Thus, in Jalonke, as is crosslinguistically the norm, the order of the second and third participant is the most salient parameter of variation. Since this order can differ regardless of the syntactic status of the third participant, in the following, I use labels that specify the thematic role of the second and third participants and their linear order. Thus, I use "Theme-Source/Goal strategy" to refer to those verbs of the "oblique strategy" that realize the Source/Goal as the postpositionally marked participant. Accordingly, I employ the labels "Theme-Beneficiary strategy" instead of "benefactive strategy" and "Theme-Instrument strategy" instead of "instrumental strategy". The correspondences between the labels proposed by Margetts and Austin (this issue) and my labels as well as brief characterizations of the strategies are given in Table 5.

2.2.2. Pivot properties of the participants. Passivization and relativization patterns are relevant to this second parameter that distinguishes languages and constructions according to the syntactic properties, or "pivot properties" (Van Valin and LaPolla 1997: 275ff.) of the arguments of three-participant verbs. Languages can, according to Bresnan and Moshi (1990) and Margetts and Austin (this issue), be symmetrical, that is, treat animate Goal and Theme in the same way with respect to control properties in the syntactic sense, as regards relativization, questioning, etc.. Languages can also differentiate in the morphosyntactic properties between animate Goal and Theme; then, they are asymmetrical. With respect to passivization, Jalonke three-place verbs behave like transitive verbs: whatever its thematic role, only the argument that is the direct object can be promoted to subject position. This promotion is barred for postpositionally marked participants, regardless of the thematic role they bear to the verb. Thus, Jalonke treats direct objects and postpositionally marked participants as formally different, regardless of their thematic roles. The following sets of active-passive pairs illustrate this asymmetry. They all feature the verb muga 'steal' for which either the Theme or the Source of the theft can be linked to direct object. In (14), the Theme is realized as the direct object, and the Source as the postpositionally marked participant. The only possible passive alternation promotes the direct object, in this case the Theme, to subject (15).
(14) E m[??]ntur -na mug a Maimuna ma.
 3PL watch -DEF steal Maimuna at
 'They stole a watch from Maimuna.'

(15) M[??]ntur -na muga Maimuna ma.
 watch -DEF steal Maimuna at
 'A watch was stolen from Maimuna.'

In (16), muga 'steal' appears with the Source in direct object position, and the Theme realized as the postpositionally marked participant. Again, the participant occupying the direct object slot is promoted to subject in the passive counterpart in (17), although this time, its thematic role is that of the Source and not of the Theme of the transfer.
(16) E Maimuna muga m[??]ntur -na ma.
 3PL Maimuna steal watch -DEF at
 'They stole a watch from Maimuna (lit. They stole Maimuna at a

(17) Maimuna muga m[??]ntur -na ma.
 Maimuna steal watch -DEF at
 'Maimuna was stolen a watch.'

Relativization in contrast, reveals no differences in pivot properties between arguments and postpositionally marked participants. In Jalonke, the relative pronoun naaxan (PL naaxee) appears in initial position of a corelative clause. The subordinate clause containing the relative marker is always the first clause, followed by the main clause. All arguments and postpositionally marked participants in a sentence can be relativized. (18) gives an example of the relativized NP being the subject of an intransitive relative clause; (19) illustrates the relativized NP as the subject of a transitive relative clause. (20) features an NP as the direct object of the relative clause, and (21) presents an postpositionally marked participant as relativized NP. Correlative clauses in Jalonke are often headless, as in (20) and (21).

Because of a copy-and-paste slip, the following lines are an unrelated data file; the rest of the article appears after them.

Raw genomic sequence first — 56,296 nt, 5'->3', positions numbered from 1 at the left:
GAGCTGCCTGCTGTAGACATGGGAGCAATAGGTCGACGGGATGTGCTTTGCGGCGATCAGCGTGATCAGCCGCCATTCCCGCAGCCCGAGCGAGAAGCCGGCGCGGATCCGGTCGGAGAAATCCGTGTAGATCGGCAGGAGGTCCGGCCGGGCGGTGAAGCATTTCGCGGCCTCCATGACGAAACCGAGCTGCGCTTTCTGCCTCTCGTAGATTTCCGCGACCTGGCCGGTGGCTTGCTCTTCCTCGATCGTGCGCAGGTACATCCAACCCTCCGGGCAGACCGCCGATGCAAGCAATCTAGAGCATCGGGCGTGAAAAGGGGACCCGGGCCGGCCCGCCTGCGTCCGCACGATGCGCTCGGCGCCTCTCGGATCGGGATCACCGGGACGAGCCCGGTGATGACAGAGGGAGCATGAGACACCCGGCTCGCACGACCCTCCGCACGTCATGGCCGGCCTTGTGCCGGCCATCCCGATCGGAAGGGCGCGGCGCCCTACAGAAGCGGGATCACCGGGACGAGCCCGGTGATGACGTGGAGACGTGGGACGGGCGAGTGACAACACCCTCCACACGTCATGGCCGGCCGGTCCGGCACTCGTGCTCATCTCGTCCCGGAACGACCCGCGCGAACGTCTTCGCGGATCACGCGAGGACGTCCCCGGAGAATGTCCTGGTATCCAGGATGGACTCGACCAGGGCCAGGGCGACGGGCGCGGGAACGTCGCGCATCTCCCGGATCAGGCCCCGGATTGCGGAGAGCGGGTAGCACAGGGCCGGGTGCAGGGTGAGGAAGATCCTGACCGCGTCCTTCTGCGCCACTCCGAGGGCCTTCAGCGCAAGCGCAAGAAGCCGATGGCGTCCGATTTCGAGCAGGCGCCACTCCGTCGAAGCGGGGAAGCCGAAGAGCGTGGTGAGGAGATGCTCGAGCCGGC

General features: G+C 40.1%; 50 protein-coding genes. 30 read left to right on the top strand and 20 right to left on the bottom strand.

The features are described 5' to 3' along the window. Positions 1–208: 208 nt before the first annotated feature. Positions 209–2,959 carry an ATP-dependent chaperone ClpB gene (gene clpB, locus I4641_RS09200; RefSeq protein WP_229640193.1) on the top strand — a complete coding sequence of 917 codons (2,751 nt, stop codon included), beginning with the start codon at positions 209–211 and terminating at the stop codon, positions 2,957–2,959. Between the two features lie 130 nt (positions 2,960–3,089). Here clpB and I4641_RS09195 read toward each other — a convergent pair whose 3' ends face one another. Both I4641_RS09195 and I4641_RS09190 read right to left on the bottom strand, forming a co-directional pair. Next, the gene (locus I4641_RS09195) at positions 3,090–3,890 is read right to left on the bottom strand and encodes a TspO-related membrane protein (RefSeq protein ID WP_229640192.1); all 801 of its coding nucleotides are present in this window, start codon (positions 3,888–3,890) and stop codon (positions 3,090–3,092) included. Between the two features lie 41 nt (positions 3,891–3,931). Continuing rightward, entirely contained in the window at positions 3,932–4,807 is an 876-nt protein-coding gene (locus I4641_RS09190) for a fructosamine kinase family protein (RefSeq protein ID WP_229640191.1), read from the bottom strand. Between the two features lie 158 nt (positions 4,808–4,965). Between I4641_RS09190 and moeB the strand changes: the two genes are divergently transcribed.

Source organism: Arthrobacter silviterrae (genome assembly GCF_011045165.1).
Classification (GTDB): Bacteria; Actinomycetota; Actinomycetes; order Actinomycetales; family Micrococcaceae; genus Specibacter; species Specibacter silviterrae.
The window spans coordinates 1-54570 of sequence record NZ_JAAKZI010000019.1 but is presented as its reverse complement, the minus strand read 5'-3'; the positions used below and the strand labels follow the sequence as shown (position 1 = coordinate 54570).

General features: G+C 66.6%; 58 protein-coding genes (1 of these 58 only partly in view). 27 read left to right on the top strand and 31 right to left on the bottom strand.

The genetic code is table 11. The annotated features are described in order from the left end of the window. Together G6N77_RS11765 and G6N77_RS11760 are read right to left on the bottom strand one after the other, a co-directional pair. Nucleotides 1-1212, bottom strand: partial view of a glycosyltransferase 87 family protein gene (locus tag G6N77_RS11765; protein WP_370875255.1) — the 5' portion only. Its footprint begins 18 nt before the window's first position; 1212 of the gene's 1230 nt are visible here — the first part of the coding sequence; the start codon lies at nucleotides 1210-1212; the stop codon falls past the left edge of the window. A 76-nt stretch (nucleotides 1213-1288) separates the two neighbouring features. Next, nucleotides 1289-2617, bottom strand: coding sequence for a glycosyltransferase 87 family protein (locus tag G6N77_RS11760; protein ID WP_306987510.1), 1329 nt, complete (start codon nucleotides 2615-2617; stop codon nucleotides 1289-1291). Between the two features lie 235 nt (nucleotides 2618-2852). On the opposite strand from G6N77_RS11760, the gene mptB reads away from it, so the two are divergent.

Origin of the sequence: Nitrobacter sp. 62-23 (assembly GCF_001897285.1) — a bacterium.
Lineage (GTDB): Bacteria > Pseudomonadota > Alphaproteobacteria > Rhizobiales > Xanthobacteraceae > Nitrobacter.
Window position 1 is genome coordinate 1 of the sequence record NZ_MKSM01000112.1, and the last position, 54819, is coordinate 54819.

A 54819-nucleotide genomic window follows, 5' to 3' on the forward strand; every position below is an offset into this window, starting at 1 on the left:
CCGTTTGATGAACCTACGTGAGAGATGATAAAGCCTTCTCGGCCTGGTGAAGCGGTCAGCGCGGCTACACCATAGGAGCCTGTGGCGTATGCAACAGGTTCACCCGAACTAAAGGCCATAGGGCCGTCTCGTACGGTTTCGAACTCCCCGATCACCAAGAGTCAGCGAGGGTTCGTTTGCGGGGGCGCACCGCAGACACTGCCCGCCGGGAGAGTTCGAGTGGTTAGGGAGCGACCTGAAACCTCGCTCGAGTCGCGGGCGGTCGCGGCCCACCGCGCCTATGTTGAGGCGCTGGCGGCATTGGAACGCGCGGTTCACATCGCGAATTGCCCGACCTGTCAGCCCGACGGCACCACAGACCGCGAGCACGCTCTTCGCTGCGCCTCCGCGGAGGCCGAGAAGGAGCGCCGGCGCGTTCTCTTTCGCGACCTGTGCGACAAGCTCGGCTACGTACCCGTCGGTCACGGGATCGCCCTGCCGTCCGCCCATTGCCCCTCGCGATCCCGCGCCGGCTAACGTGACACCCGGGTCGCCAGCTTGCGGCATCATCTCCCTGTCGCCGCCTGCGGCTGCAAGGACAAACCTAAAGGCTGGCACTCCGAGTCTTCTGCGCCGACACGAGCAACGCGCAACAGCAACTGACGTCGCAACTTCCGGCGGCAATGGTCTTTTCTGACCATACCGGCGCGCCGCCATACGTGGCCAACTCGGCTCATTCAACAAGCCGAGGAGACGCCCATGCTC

(18) Mux -[??][??] naaxan fow n[??]n faa -ma dii -ra-
 person -DEF REL all DISC come -IPFV child CAUS
 -mini i
 exit at
 'The people who are all coming to a baptism,
 e taam -[??][??] s[??]t [??][??] nde.
 3PL taami -DEF find -IPFV INACT
 they will get taamina (a special bread).'
 (Diiram 054)

(19) N naaxan a fala -m' i b[??] j[??][??],
 1SG REL 3SG speak -IPFV 2SG for PART
 'I, who am talking to you now,
 n saa -xi saar -[??][??] ma.
 1SG lie -PF bed -DEF at
 I am lying on the bed.'
 (Jigijanna 057)

(20) Tumaani xucaa -na naaxan [??]in -xi, n
 Tuumani younger sibling -DEF REL cook -PF 1SG
 a don.
 3SG eat
 'Tumaani's younger sister, what she had cooked, I ate it.'
 (Labe 078)

(21) N[??][??]n[??] Siree on samba -xi naaxan na, i a
 mother Siree 1PL.I present -PF REL with 2SG 3SG
 'What mother Siree presented us with, you sent it.'
 (Labe 501)

2.2.3. Linking in comparison to transitive verbs. While all nominative-accusative languages map the Effector onto the subject slot, some languages treat the Theme of a three-participant verb parallel to the Theme of a transitive verb and single out the Source/Goal. These languages are called "direct object vs. indirect object" languages by Margetts and Austin (this issue). Others have the Source/Goal of a three-participant verb in the same syntactic slot as the Theme of a transitive verb, treating differently the Theme of a three-participant verb (or "notional direct object" in Dryer's [1986] terms). These languages distinguish between "primary" and "secondary" objects (Dryer 1986) rather than between "direct" and "indirect ones". (9) The situation is further complicated by the fact that languages can adopt more than one strategy. With respect to "direct-indirect" vs. "primary-secondary" alignment, this is also the case of Jalonke, as illustrated by the different alignment possibilities for muga 'steal' in (14) and (16) above. Since Jalonke has neither indirect nor secondary objects, but realizes both as postpositionally marked participants, for terminological clarity I use the terms "Theme-Source/Goal-strategy" instead of "direct-indirect strategy", and "Source/Goal-Theme-strategy" instead of "primary-secondary strategy", referring once more to the linear order of the second and third participants. Table 6 summarizes which of the crosslinguistically attested strategies are relevant for Jalonke, with the strategies occurring in the language given in italics.